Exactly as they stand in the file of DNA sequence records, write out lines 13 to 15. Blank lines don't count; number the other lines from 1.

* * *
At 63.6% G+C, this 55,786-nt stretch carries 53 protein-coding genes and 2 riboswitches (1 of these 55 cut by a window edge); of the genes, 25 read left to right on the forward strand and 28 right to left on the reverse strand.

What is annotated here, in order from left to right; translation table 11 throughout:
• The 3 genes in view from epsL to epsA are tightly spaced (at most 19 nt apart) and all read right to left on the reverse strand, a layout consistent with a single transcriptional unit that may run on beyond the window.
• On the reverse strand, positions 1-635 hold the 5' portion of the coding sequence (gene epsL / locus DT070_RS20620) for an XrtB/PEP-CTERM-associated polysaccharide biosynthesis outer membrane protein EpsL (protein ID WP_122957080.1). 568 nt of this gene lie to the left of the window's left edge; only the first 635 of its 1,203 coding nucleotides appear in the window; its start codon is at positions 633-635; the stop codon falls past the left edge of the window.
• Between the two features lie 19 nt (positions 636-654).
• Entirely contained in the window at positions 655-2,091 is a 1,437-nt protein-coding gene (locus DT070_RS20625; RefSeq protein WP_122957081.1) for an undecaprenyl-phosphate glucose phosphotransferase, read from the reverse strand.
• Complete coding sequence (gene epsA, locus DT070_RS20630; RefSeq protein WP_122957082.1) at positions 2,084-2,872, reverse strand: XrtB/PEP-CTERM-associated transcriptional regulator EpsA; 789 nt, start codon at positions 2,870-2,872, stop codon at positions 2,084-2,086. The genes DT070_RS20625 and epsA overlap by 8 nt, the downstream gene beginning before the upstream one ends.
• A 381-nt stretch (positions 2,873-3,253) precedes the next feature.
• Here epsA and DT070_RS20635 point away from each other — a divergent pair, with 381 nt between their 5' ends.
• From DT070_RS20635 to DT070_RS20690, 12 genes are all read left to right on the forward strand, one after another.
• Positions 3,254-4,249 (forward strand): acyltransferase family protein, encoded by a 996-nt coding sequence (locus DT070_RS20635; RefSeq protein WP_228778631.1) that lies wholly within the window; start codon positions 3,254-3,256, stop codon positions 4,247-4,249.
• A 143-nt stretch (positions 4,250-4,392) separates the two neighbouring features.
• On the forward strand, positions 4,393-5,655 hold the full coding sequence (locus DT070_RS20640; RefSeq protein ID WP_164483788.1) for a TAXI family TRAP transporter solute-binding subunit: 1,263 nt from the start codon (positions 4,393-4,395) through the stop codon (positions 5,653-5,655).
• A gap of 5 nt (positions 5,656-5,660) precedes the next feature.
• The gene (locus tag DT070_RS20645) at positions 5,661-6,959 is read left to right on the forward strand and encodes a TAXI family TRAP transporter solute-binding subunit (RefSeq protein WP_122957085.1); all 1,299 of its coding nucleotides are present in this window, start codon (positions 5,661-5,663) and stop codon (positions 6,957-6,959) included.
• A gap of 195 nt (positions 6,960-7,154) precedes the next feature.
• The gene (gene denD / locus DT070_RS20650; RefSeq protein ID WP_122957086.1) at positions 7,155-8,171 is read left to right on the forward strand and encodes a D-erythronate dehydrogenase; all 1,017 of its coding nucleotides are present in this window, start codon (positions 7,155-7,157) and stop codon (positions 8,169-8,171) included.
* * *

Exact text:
• On the forward strand, positions 4,393-5,655 hold the full coding sequence (locus DT070_RS20640; RefSeq protein ID WP_164483788.1) for a TAXI family TRAP transporter solute-binding subunit: 1,263 nt from the start codon (positions 4,393-4,395) through the stop codon (positions 5,653-5,655).
• A gap of 5 nt (positions 5,656-5,660) precedes the next feature.
• The gene (locus tag DT070_RS20645) at positions 5,661-6,959 is read left to right on the forward strand and encodes a TAXI family TRAP transporter solute-binding subunit (RefSeq protein WP_122957085.1); all 1,299 of its coding nucleotides are present in this window, start codon (positions 5,661-5,663) and stop codon (positions 6,957-6,959) included.